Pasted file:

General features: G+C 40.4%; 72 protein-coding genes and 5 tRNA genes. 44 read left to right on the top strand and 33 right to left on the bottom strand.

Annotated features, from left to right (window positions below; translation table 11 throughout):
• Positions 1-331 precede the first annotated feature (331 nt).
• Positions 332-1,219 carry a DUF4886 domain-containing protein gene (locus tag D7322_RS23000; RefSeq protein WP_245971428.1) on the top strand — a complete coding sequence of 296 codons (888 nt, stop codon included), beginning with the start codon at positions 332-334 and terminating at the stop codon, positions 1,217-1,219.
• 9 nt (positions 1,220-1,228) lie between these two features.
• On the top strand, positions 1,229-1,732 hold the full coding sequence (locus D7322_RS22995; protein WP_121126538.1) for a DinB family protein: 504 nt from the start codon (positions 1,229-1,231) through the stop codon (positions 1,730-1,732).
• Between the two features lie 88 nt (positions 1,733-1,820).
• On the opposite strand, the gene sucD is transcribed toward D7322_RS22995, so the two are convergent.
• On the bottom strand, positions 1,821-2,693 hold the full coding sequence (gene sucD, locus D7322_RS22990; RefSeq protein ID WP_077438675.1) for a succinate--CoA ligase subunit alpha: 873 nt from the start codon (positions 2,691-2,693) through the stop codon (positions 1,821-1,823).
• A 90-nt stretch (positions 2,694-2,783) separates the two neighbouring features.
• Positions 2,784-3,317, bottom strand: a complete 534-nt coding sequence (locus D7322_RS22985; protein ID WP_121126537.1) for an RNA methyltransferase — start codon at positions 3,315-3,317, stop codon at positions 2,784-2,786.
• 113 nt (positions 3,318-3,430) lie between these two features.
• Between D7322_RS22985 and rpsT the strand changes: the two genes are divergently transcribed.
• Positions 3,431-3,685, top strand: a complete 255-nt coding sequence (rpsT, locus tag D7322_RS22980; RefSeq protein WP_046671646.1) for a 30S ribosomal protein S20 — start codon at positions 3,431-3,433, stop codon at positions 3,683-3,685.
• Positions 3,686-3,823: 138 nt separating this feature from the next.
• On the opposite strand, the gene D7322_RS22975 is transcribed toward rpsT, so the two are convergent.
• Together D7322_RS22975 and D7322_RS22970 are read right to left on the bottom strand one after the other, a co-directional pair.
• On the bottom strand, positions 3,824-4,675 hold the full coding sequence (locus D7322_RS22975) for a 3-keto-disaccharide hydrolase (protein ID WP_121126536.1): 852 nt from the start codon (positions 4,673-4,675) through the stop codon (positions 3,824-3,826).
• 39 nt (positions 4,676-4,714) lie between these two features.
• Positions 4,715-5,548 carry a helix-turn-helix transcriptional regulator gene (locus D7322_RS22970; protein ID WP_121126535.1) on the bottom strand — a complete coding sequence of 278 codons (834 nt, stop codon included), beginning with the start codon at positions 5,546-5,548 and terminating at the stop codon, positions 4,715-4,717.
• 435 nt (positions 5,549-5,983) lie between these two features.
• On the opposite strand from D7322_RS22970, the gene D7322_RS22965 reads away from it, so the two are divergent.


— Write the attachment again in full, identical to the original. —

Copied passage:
General features: G+C 40.4%; 72 protein-coding genes and 5 tRNA genes. 44 read left to right on the top strand and 33 right to left on the bottom strand.

Annotated features, from left to right (window positions below; translation table 11 throughout):
• Positions 1-331 precede the first annotated feature (331 nt).
• Positions 332-1,219 carry a DUF4886 domain-containing protein gene (locus tag D7322_RS23000; RefSeq protein WP_245971428.1) on the top strand — a complete coding sequence of 296 codons (888 nt, stop codon included), beginning with the start codon at positions 332-334 and terminating at the stop codon, positions 1,217-1,219.
• 9 nt (positions 1,220-1,228) lie between these two features.
• On the top strand, positions 1,229-1,732 hold the full coding sequence (locus D7322_RS22995; protein WP_121126538.1) for a DinB family protein: 504 nt from the start codon (positions 1,229-1,231) through the stop codon (positions 1,730-1,732).
• Between the two features lie 88 nt (positions 1,733-1,820).
• On the opposite strand, the gene sucD is transcribed toward D7322_RS22995, so the two are convergent.
• On the bottom strand, positions 1,821-2,693 hold the full coding sequence (gene sucD, locus D7322_RS22990; RefSeq protein ID WP_077438675.1) for a succinate--CoA ligase subunit alpha: 873 nt from the start codon (positions 2,691-2,693) through the stop codon (positions 1,821-1,823).
• A 90-nt stretch (positions 2,694-2,783) separates the two neighbouring features.
• Positions 2,784-3,317, bottom strand: a complete 534-nt coding sequence (locus D7322_RS22985; protein ID WP_121126537.1) for an RNA methyltransferase — start codon at positions 3,315-3,317, stop codon at positions 2,784-2,786.
• 113 nt (positions 3,318-3,430) lie between these two features.
• Between D7322_RS22985 and rpsT the strand changes: the two genes are divergently transcribed.
• Positions 3,431-3,685, top strand: a complete 255-nt coding sequence (rpsT, locus tag D7322_RS22980; RefSeq protein WP_046671646.1) for a 30S ribosomal protein S20 — start codon at positions 3,431-3,433, stop codon at positions 3,683-3,685.
• Positions 3,686-3,823: 138 nt separating this feature from the next.
• On the opposite strand, the gene D7322_RS22975 is transcribed toward rpsT, so the two are convergent.
• Together D7322_RS22975 and D7322_RS22970 are read right to left on the bottom strand one after the other, a co-directional pair.
• On the bottom strand, positions 3,824-4,675 hold the full coding sequence (locus D7322_RS22975) for a 3-keto-disaccharide hydrolase (protein ID WP_121126536.1): 852 nt from the start codon (positions 4,673-4,675) through the stop codon (positions 3,824-3,826).
• 39 nt (positions 4,676-4,714) lie between these two features.
• Positions 4,715-5,548 carry a helix-turn-helix transcriptional regulator gene (locus D7322_RS22970; protein ID WP_121126535.1) on the bottom strand — a complete coding sequence of 278 codons (834 nt, stop codon included), beginning with the start codon at positions 5,546-5,548 and terminating at the stop codon, positions 4,715-4,717.
• 435 nt (positions 5,549-5,983) lie between these two features.
• On the opposite strand from D7322_RS22970, the gene D7322_RS22965 reads away from it, so the two are divergent.